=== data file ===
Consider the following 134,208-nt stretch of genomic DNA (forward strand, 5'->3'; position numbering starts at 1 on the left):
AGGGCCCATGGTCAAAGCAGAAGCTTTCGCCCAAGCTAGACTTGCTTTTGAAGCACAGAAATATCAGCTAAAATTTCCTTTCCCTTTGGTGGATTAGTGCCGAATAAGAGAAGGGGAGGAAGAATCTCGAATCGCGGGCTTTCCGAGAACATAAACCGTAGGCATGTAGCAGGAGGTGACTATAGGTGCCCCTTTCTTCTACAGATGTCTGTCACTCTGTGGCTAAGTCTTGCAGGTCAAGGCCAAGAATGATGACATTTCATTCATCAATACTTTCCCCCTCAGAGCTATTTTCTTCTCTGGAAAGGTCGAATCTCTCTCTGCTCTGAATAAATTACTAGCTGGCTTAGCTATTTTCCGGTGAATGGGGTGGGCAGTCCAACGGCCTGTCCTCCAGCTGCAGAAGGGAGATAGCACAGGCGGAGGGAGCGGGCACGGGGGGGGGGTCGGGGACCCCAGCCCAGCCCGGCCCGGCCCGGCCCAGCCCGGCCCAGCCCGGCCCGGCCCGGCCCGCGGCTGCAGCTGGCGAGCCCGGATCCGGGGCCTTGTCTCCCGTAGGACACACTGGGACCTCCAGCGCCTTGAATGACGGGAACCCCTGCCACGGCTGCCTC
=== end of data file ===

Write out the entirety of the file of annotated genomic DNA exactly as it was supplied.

Consider the following 134,208-nt stretch of genomic DNA (forward strand, 5'->3'; position numbering starts at 1 on the left):
AGGGCCCATGGTCAAAGCAGAAGCTTTCGCCCAAGCTAGACTTGCTTTTGAAGCACAGAAATATCAGCTAAAATTTCCTTTCCCTTTGGTGGATTAGTGCCGAATAAGAGAAGGGGAGGAAGAATCTCGAATCGCGGGCTTTCCGAGAACATAAACCGTAGGCATGTAGCAGGAGGTGACTATAGGTGCCCCTTTCTTCTACAGATGTCTGTCACTCTGTGGCTAAGTCTTGCAGGTCAAGGCCAAGAATGATGACATTTCATTCATCAATACTTTCCCCCTCAGAGCTATTTTCTTCTCTGGAAAGGTCGAATCTCTCTCTGCTCTGAATAAATTACTAGCTGGCTTAGCTATTTTCCGGTGAATGGGGTGGGCAGTCCAACGGCCTGTCCTCCAGCTGCAGAAGGGAGATAGCACAGGCGGAGGGAGCGGGCACGGGGGGGGGGTCGGGGACCCCAGCCCAGCCCGGCCCGGCCCGGCCCAGCCCGGCCCAGCCCGGCCCGGCCCGGCCCGCGGCTGCAGCTGGCGAGCCCGGATCCGGGGCCTTGTCTCCCGTAGGACACACTGGGACCTCCAGCGCCTTGAATGACGGGAACCCCTGCCACGGCTGCCTC